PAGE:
Saint Andrew's Night

: Folk-lore And Legends: German

It is commonly believed in Germany that on St. Andrew's night, St.

Thomas' night, and Christmas and New Year's nights, a girl has the

power of inviting and seeing her future lover. A table is to be laid

for two persons, taking care, however, that there are no forks upon

it. Whatever the lover leaves behind him must be carefully preserved,

for he then returns to her who has it, and loves her passionately. The

article mu
t, however, be kept carefully concealed from his sight, for

he would otherwise remember the torture of superhuman power exercised

over him which he that night endured, become conscious of the charms

employed, and this would lead to fatal consequences.

A fair maiden in Austria once sought at midnight, after performing the

necessary ceremonies, to obtain a sight of her lover, whereupon a

shoemaker appeared having a dagger in his hand, which he threw at her

and then disappeared. She picked up the dagger which he had thrown at

her and concealed it in a trunk.

Not long afterwards the shoemaker visited, courted, and married her.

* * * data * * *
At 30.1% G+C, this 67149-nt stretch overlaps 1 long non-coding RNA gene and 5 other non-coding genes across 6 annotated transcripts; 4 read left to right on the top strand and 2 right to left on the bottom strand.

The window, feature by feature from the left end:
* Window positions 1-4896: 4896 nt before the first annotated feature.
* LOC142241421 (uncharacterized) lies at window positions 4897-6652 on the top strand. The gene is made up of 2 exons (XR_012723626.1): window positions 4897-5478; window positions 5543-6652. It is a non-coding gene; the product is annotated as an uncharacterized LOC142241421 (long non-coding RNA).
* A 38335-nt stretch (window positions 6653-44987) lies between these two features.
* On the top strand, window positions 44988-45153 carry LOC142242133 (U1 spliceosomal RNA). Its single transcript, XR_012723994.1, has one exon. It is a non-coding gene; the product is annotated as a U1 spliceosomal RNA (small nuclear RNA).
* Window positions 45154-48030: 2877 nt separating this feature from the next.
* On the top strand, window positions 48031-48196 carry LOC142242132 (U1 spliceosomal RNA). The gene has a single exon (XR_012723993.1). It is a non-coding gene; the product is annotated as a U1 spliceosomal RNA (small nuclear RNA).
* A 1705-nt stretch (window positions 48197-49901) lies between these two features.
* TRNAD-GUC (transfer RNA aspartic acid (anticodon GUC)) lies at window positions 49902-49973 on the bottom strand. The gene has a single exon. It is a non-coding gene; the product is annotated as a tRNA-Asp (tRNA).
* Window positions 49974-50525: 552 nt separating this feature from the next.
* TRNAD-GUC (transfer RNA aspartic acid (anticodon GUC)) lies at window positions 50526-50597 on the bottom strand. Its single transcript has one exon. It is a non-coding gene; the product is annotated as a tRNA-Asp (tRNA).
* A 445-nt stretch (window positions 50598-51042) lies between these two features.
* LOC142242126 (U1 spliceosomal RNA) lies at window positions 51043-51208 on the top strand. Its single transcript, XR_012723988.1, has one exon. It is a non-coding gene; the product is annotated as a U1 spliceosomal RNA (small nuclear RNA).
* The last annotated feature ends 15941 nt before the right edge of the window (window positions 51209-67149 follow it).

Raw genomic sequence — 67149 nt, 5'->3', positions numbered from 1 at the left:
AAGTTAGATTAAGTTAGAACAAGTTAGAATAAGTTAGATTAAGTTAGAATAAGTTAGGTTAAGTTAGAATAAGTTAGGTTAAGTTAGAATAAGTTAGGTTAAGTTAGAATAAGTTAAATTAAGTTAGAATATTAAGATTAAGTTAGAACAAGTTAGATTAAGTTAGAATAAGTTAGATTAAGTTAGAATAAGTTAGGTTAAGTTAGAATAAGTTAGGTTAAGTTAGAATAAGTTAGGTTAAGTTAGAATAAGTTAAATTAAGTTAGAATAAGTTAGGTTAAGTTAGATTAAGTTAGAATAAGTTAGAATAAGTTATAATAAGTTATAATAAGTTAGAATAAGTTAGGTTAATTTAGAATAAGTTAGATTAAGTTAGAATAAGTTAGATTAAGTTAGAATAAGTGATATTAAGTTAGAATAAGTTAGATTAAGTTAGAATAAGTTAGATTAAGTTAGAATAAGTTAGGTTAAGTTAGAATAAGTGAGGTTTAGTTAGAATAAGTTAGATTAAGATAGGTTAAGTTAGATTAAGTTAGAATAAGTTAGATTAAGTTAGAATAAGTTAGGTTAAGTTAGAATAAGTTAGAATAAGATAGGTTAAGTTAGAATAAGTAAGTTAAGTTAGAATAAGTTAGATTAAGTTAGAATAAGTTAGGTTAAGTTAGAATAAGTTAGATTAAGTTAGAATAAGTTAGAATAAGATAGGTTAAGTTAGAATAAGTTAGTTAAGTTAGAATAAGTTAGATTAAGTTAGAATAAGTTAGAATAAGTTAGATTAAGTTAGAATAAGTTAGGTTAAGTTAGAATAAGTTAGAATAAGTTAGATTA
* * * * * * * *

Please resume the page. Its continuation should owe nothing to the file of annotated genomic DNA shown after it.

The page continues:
Some years after her marriage she chanced to go one Sunday about the

hour of vespers to the trunk in search of something that she required

for her work the next day. As she opened the trunk her husband came to

her, and would insist on looking into it. She kept him off, until at

last he pushed her away, and there saw his long-lost dagger. He

immediately seized it, and demanded how she obtained it, because he

had lost it at a very particular time. In her fear and alarm she had

not the power to invent any excuse, so declared the truth, that it was

the same dagger he had left behind him the night when she had obliged

him to appear to her. Her husband hereupon grew enraged, and said,

with a terrible voice--

"'Twas you, then, that caused me that night of dreadful misery?"

With that he thrust the dagger into her heart.

Printed by T. and A. CONSTABLE, Printers to Her Majesty,

at the Edinburgh University Press.